Portugal is a country rich in traditional cuisine, offering a wide variety of typical portuguese dishes from north to south. In the North it is more common to find dishes made from meat, more consistent and heavy, while in the south you’ll find lighter dishes, mainly based on fish and seafood.
Discover in this article 10 typical Portuguese dishes that you should not miss on a trip around Portugal. The Eat at a Local’s local hosts will offer you several opportunities to sample some of these absolutely delicious typical dishes in their own homes.
The 10 best typical Portuguese dishes
Francesinha is essentially an adapted version of croque-monsieur, a cheese and ham toasted sandwich, but with much more layers of cheese and meat. It is covered abundantly with a slightly spicy sauce and accompanied by chips and may or may not include an egg on top. Although it is now possible to find it a bit all over Portugal, this is a typical dish of Oporto.
Carne de Porco à Alentejana (Alentejo Pork Meat)
Despite the name, this is a typical dish from the Algarve, Portugal’s southernmost region. The association with the Alentejo comes from the fact that originally the meat came from that region. It perfectly combines meat and seafood by mixing clams with pork, fried potatoes cut into cubes and pickles.
Polvo à Lagareiro (Octopus)
This typical dish is one of the Portuguese’s favorite ways to eat octopus. Once cooked, the octopus goes in the oven along with the potatoes. Before being served it is seasoned with plenty of olive oil, garlic and chopped parsley.
Sardinhas Grelhadas (Grilled Sardines)
Grilled sardines are one of the most popular typical dishes in Lisbon, particularly during the month of June, when the city has its popular local festivities. It is very common in the summer to see several grills outside restaurants and private homes, filled with fresh sardines. They can be served on top of a loaf of bread or accompanied by boiled potatoes and vegetables.
Pastéis de Bacalhau (Codfish cakes)
One of the most popular Portuguese dishes, the pastéis de bacalhau (codfish cakes) are made from codfish and potatoes. Although they can be served as a main course, accompanied for example by rice and salad, in many places they are served as starters.
Bacalhau à Brás (Brás Codfish)
This is just one of the countless ways to cook codfish in Portugal. This dish, originally created in Lisbon in a restaurant located in Bairro Alto called Brás (legend says), is made of codfish, eggs and fried potatoes, cooked together in a low heat.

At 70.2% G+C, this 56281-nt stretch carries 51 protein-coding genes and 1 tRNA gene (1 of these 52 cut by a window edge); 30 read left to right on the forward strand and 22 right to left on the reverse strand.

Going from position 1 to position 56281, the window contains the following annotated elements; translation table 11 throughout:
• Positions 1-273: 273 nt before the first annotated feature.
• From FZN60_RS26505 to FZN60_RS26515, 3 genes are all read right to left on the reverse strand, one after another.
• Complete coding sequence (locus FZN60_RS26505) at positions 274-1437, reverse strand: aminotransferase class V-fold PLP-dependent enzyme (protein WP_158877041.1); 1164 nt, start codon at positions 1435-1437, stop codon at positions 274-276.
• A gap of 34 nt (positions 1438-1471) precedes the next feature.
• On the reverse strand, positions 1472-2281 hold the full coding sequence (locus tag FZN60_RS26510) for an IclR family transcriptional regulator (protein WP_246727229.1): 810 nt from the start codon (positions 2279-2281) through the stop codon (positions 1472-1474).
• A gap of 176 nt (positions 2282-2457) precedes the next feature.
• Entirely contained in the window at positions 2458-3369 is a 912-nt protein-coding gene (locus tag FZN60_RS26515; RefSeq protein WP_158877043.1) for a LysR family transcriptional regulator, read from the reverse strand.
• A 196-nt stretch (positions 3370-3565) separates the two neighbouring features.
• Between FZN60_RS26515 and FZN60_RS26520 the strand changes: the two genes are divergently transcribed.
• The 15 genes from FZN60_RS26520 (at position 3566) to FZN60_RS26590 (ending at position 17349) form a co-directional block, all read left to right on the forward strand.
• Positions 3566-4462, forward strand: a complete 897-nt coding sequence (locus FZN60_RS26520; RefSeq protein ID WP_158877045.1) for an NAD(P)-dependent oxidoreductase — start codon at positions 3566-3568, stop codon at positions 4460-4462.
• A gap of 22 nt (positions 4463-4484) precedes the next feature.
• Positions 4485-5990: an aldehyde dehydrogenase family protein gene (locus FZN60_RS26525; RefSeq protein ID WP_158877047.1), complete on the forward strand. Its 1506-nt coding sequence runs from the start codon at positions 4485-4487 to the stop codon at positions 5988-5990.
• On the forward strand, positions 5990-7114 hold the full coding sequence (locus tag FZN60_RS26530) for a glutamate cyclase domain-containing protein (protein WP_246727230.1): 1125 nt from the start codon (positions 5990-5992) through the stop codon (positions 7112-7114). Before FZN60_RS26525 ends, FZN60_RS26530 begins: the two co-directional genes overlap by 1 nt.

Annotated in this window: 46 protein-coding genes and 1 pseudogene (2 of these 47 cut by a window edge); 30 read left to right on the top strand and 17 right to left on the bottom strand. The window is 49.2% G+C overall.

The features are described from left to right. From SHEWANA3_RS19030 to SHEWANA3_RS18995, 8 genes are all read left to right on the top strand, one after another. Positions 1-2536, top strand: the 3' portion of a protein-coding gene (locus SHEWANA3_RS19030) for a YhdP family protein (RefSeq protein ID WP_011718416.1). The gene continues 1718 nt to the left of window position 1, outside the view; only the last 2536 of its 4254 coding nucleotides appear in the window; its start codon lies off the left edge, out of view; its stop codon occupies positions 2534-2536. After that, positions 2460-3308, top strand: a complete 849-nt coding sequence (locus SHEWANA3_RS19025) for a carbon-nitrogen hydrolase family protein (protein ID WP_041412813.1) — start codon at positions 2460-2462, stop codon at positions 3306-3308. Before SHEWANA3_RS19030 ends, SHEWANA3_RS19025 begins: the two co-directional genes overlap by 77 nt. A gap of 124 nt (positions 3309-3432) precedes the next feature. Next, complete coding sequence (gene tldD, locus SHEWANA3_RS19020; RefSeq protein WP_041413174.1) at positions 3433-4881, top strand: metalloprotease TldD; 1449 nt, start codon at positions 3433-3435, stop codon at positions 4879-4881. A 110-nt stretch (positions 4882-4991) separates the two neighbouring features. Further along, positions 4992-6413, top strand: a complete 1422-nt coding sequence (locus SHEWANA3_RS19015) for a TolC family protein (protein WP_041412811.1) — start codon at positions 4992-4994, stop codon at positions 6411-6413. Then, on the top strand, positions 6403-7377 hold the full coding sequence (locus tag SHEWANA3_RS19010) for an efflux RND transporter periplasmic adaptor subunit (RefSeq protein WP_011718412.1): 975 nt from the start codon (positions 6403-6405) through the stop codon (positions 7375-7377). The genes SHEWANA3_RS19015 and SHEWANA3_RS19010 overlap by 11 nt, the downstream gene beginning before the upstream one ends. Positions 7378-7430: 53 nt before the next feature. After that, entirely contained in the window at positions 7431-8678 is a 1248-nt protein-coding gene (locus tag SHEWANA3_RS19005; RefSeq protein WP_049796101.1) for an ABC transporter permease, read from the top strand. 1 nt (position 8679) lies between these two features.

Alheira de Mirandela (Mirandela Sausage)
The Alheira de Mirandela, a type of sausage original from the North of Portugal made of various types of meat and bread, is one of the most typical and cheap Portuguese dishes. Its history is fascinating: when in 1498 the Jews were expelled from Portugal, many hid in the region of Trás-os-Montes, where they practiced their religion in secret, pretending to have converted to the Catholic religion. One of the ways they found to do this was by cooking, displaying, and eating sausages so that everyone would think they no longer ate kosher. This dish is usually accompanied by a fried egg, rice and french fries.
Cozido à Portuguesa (Portuguese stew)
This traditional stew is the perfect example of how to use all the meat of an animal. This typical Portuguese dish is made from beef, chicken, pork and a series of its derivatives such as blood sausages and smoked parts of the animal. The dish also includes a great variety of vegetables like cabbages, carrots, potatoes and turnip, among others.
Ameijoas à Bulhão Pato (Bulhão Pato Clams)
This popular Portuguese snack can be found from the North to the South of Portugal. The clams are cooked in olive oil, garlic, salt, pepper and plenty of coriander, or white wine, butter and other herbs. The dish is accompanied with bread that should be dipped in the abundant sauce of the clams.
Arroz de Pato (Duck Rice)
In Portugal, the duck used in this dish is cooked in red wine until the meat is as tender as possible and then roasted in the oven along with the rice, until the top is crispy. The rice absorbs the fluids from the duck and is usually covered with slices of smoked sausage before served.